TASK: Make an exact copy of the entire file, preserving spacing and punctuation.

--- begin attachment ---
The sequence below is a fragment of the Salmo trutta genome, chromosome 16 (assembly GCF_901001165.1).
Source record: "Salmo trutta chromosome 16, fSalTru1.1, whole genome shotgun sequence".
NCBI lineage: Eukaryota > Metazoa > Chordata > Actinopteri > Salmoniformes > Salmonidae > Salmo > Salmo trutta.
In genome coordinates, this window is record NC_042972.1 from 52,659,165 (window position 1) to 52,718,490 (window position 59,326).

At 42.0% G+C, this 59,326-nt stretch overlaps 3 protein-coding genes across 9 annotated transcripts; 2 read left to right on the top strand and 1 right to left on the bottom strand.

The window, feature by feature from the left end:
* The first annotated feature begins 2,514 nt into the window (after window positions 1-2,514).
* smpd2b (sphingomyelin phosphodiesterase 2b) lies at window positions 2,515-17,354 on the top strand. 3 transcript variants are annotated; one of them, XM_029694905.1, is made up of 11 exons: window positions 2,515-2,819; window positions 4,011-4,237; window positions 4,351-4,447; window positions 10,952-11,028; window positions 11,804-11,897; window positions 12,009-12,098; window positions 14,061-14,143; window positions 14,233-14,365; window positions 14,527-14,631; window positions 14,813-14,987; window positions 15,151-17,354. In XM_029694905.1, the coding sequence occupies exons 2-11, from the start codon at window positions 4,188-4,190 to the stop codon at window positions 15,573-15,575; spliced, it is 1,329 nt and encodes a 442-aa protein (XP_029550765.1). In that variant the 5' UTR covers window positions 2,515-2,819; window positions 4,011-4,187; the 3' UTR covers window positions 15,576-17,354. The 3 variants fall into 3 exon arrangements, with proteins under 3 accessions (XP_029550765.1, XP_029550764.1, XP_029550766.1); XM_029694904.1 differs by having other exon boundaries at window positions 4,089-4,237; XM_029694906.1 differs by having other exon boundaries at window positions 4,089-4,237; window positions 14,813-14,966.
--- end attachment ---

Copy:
The sequence below is a fragment of the Salmo trutta genome, chromosome 16 (assembly GCF_901001165.1).
Source record: "Salmo trutta chromosome 16, fSalTru1.1, whole genome shotgun sequence".
NCBI lineage: Eukaryota > Metazoa > Chordata > Actinopteri > Salmoniformes > Salmonidae > Salmo > Salmo trutta.
In genome coordinates, this window is record NC_042972.1 from 52,659,165 (window position 1) to 52,718,490 (window position 59,326).

At 42.0% G+C, this 59,326-nt stretch overlaps 3 protein-coding genes across 9 annotated transcripts; 2 read left to right on the top strand and 1 right to left on the bottom strand.

The window, feature by feature from the left end:
* The first annotated feature begins 2,514 nt into the window (after window positions 1-2,514).
* smpd2b (sphingomyelin phosphodiesterase 2b) lies at window positions 2,515-17,354 on the top strand. 3 transcript variants are annotated; one of them, XM_029694905.1, is made up of 11 exons: window positions 2,515-2,819; window positions 4,011-4,237; window positions 4,351-4,447; window positions 10,952-11,028; window positions 11,804-11,897; window positions 12,009-12,098; window positions 14,061-14,143; window positions 14,233-14,365; window positions 14,527-14,631; window positions 14,813-14,987; window positions 15,151-17,354. In XM_029694905.1, the coding sequence occupies exons 2-11, from the start codon at window positions 4,188-4,190 to the stop codon at window positions 15,573-15,575; spliced, it is 1,329 nt and encodes a 442-aa protein (XP_029550765.1). In that variant the 5' UTR covers window positions 2,515-2,819; window positions 4,011-4,187; the 3' UTR covers window positions 15,576-17,354. The 3 variants fall into 3 exon arrangements, with proteins under 3 accessions (XP_029550765.1, XP_029550764.1, XP_029550766.1); XM_029694904.1 differs by having other exon boundaries at window positions 4,089-4,237; XM_029694906.1 differs by having other exon boundaries at window positions 4,089-4,237; window positions 14,813-14,966.